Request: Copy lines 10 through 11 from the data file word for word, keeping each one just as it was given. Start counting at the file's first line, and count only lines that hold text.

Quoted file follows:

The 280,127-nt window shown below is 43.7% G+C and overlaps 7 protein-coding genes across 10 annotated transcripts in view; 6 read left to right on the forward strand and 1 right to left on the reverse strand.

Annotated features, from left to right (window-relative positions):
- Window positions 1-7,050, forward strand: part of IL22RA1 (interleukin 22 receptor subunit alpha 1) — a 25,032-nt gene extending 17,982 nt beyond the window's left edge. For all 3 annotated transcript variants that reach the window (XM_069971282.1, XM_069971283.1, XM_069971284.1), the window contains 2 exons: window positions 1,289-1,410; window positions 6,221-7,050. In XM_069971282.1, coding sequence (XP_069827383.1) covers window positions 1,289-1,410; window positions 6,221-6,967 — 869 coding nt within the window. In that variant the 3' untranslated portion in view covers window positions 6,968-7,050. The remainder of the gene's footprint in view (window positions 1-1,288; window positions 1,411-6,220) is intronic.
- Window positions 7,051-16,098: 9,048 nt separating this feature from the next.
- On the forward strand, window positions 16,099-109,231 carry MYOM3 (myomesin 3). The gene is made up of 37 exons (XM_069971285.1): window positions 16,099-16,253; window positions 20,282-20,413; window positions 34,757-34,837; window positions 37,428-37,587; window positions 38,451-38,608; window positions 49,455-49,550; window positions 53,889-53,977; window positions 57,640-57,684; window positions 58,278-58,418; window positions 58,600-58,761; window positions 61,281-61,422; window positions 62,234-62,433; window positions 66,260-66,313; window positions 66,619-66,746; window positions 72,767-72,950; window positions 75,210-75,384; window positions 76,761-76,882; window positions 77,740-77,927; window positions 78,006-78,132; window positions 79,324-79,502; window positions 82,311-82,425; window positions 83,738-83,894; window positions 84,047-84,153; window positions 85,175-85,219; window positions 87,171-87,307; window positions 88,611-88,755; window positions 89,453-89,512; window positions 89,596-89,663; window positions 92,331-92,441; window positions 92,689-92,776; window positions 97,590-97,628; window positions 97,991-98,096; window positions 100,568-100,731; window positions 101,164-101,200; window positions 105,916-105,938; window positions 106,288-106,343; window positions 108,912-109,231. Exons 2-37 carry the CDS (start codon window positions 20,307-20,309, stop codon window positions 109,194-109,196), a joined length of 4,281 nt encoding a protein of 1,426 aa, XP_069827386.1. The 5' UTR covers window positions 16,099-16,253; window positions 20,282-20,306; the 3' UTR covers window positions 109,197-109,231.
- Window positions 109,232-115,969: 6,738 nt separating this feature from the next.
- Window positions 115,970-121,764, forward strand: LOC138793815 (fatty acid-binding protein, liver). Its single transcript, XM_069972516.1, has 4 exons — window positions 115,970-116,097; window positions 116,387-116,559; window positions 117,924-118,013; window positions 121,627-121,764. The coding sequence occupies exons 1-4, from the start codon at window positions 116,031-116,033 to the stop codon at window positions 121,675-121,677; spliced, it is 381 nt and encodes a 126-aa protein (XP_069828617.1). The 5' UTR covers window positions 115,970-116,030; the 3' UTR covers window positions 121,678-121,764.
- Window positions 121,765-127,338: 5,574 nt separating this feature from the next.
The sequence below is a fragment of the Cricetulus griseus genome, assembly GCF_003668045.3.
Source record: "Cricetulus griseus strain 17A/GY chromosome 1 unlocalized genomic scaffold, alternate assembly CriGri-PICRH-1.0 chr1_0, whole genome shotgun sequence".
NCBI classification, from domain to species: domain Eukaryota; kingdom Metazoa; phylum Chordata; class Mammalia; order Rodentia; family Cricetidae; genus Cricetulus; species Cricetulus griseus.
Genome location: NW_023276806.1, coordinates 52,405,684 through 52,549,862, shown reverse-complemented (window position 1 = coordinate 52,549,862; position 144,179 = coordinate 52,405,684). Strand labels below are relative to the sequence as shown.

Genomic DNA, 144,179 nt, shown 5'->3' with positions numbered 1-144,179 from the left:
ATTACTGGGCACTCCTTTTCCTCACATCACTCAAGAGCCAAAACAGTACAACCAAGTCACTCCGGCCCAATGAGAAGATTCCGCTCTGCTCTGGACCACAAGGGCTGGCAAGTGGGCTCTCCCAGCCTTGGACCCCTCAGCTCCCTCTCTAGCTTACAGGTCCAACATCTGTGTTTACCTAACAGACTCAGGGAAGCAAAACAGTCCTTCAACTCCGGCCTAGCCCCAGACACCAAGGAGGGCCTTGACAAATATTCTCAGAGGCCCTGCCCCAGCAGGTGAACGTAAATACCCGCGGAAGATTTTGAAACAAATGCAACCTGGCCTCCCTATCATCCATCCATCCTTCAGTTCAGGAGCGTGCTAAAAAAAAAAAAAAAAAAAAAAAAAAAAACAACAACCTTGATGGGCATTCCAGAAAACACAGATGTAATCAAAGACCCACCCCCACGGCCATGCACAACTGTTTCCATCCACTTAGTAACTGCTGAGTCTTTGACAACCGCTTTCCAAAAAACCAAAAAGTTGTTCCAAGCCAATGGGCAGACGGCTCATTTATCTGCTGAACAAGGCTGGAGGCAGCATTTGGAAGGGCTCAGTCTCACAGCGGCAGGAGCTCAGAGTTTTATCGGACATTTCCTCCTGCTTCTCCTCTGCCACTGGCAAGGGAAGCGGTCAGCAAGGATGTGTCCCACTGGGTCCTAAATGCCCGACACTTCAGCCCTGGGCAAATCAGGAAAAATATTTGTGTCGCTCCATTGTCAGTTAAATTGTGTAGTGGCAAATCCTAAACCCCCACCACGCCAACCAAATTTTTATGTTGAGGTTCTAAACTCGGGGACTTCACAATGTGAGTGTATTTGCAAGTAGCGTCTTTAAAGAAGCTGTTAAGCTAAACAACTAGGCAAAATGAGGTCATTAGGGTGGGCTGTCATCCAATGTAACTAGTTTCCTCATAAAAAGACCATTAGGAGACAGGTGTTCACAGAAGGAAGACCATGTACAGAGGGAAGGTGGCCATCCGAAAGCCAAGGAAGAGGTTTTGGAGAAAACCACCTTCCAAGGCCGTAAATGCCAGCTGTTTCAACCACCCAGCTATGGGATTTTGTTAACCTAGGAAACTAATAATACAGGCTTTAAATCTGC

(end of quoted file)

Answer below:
Source record: "Cricetulus griseus strain 17A/GY chromosome 1 unlocalized genomic scaffold, alternate assembly CriGri-PICRH-1.0 chr1_0, whole genome shotgun sequence".
NCBI classification, from domain to species: domain Eukaryota; kingdom Metazoa; phylum Chordata; class Mammalia; order Rodentia; family Cricetidae; genus Cricetulus; species Cricetulus griseus.